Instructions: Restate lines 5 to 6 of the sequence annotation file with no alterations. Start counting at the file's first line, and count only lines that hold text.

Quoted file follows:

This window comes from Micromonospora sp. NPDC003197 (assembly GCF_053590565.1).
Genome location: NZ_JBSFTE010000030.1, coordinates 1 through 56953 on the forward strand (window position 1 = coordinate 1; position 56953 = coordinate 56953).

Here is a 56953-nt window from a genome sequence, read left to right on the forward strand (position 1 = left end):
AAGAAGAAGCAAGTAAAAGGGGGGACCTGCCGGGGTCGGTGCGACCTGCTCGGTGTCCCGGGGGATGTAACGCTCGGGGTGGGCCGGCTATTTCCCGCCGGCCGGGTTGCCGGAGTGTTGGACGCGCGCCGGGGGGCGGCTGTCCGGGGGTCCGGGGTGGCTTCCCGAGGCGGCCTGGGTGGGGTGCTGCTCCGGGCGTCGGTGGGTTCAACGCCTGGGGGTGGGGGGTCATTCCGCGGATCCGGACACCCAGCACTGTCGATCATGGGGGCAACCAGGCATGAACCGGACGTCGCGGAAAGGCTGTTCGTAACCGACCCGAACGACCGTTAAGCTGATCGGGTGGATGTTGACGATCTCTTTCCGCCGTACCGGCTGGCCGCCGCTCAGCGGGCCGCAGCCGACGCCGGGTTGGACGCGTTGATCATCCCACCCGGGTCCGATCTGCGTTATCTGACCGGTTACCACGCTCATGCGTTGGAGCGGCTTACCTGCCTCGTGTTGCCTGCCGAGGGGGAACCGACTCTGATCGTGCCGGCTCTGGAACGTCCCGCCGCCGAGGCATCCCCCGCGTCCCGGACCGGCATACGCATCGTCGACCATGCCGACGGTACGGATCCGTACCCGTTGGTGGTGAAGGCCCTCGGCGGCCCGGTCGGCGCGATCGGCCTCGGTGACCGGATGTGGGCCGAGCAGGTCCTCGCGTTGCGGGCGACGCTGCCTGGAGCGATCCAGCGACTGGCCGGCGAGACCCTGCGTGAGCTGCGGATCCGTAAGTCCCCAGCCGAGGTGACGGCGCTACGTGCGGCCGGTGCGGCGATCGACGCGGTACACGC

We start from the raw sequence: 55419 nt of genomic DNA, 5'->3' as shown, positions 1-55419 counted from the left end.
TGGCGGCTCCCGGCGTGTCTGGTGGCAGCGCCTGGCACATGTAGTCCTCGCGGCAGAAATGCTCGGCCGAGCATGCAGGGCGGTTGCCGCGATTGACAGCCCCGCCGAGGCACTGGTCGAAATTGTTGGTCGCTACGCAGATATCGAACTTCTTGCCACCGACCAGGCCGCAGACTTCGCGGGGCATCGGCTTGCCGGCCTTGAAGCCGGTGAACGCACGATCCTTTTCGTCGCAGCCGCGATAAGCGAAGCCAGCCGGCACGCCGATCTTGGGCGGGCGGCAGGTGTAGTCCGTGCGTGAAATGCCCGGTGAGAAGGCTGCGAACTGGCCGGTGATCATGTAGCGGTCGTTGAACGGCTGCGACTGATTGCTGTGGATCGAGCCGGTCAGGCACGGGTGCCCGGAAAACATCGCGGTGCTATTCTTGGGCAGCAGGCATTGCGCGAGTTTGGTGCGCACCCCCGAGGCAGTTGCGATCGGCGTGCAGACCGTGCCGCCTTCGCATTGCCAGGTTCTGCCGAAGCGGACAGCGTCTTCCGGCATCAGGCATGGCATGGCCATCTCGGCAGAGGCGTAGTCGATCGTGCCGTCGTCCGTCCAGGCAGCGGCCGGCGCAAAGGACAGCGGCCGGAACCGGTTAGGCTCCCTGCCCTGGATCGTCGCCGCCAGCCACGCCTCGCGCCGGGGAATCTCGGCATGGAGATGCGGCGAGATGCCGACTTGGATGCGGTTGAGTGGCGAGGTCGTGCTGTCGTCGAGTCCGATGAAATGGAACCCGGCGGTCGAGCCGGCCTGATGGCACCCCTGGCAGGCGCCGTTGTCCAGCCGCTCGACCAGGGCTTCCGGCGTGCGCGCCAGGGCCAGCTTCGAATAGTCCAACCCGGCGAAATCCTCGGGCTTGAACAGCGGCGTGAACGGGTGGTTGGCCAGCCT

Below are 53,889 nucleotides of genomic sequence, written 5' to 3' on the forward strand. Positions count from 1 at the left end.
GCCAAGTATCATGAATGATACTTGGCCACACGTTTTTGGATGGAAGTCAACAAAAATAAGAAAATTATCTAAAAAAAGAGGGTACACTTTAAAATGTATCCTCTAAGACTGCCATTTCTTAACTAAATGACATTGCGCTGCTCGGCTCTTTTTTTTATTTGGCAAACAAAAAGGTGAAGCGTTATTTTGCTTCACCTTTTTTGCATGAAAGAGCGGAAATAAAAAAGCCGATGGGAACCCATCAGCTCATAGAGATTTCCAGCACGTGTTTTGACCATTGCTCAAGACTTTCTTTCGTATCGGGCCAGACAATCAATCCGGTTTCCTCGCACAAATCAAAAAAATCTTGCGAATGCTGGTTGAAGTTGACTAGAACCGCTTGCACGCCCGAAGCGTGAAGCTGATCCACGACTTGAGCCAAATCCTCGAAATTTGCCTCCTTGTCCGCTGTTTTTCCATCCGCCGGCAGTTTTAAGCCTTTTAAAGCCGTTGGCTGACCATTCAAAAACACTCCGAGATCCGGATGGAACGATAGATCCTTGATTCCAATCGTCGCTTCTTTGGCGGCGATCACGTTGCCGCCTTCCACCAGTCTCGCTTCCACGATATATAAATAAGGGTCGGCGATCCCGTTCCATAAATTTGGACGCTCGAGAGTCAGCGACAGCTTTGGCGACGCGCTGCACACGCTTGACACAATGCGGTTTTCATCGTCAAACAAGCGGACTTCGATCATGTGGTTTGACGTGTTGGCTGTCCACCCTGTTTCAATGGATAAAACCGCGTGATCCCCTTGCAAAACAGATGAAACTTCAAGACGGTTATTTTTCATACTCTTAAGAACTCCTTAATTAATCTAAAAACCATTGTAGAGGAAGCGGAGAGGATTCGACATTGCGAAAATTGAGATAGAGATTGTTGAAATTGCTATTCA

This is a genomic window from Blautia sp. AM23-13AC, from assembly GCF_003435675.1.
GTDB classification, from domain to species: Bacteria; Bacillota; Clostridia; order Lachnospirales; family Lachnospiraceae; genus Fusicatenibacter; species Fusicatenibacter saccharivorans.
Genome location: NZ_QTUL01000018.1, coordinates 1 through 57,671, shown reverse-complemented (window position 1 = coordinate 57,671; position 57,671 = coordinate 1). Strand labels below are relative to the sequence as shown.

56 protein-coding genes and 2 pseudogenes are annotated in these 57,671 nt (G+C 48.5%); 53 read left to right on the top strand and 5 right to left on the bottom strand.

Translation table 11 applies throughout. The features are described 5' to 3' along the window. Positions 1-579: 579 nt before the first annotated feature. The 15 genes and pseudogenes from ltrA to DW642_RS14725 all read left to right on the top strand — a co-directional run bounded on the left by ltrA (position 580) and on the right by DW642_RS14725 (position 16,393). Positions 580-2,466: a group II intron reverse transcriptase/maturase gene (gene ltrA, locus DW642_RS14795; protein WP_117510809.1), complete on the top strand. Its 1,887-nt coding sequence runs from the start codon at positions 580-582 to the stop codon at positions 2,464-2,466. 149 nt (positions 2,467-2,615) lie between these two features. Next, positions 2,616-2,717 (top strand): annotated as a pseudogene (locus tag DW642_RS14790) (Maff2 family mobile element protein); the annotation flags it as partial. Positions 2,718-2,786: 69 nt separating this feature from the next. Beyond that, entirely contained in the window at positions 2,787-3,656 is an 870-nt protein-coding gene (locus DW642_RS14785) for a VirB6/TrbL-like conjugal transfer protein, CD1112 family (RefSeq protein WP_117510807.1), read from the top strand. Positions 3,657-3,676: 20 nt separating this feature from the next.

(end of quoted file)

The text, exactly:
We start from the raw sequence: 55419 nt of genomic DNA, 5'->3' as shown, positions 1-55419 counted from the left end.
TGGCGGCTCCCGGCGTGTCTGGTGGCAGCGCCTGGCACATGTAGTCCTCGCGGCAGAAATGCTCGGCCGAGCATGCAGGGCGGTTGCCGCGATTGACAGCCCCGCCGAGGCACTGGTCGAAATTGTTGGTCGCTACGCAGATATCGAACTTCTTGCCACCGACCAGGCCGCAGACTTCGCGGGGCATCGGCTTGCCGGCCTTGAAGCCGGTGAACGCACGATCCTTTTCGTCGCAGCCGCGATAAGCGAAGCCAGCCGGCACGCCGATCTTGGGCGGGCGGCAGGTGTAGTCCGTGCGTGAAATGCCCGGTGAGAAGGCTGCGAACTGGCCGGTGATCATGTAGCGGTCGTTGAACGGCTGCGACTGATTGCTGTGGATCGAGCCGGTCAGGCACGGGTGCCCGGAAAACATCGCGGTGCTATTCTTGGGCAGCAGGCATTGCGCGAGTTTGGTGCGCACCCCCGAGGCAGTTGCGATCGGCGTGCAGACCGTGCCGCCTTCGCATTGCCAGGTTCTGCCGAAGCGGACAGCGTCTTCCGGCATCAGGCATGGCATGGCCATCTCGGCAGAGGCGTAGTCGATCGTGCCGTCGTCCGTCCAGGCAGCGGCCGGCGCAAAGGACAGCGGCCGGAACCGGTTAGGCTCCCTGCCCTGGATCGTCGCCGCCAGCCACGCCTCGCGCCGGGGAATCTCGGCATGGAGATGCGGCGAGATGCCGACTTGGATGCGGTTGAGTGGCGAGGTCGTGCTGTCGTCGAGTCCGATGAAATGGAACCCGGCGGTCGAGCCGGCCTGATGGCACCCCTGGCAGGCGCCGTTGTCCAGCCGCTCGACCAGGGCTTCCGGCGTGCGCGCCAGGGCCAGCTTCGAATAGTCCAACCCGGCGAAATCCTCGGGCTTGAACAGCGGCGTGAACGGGTGGTTGGCCAGCCT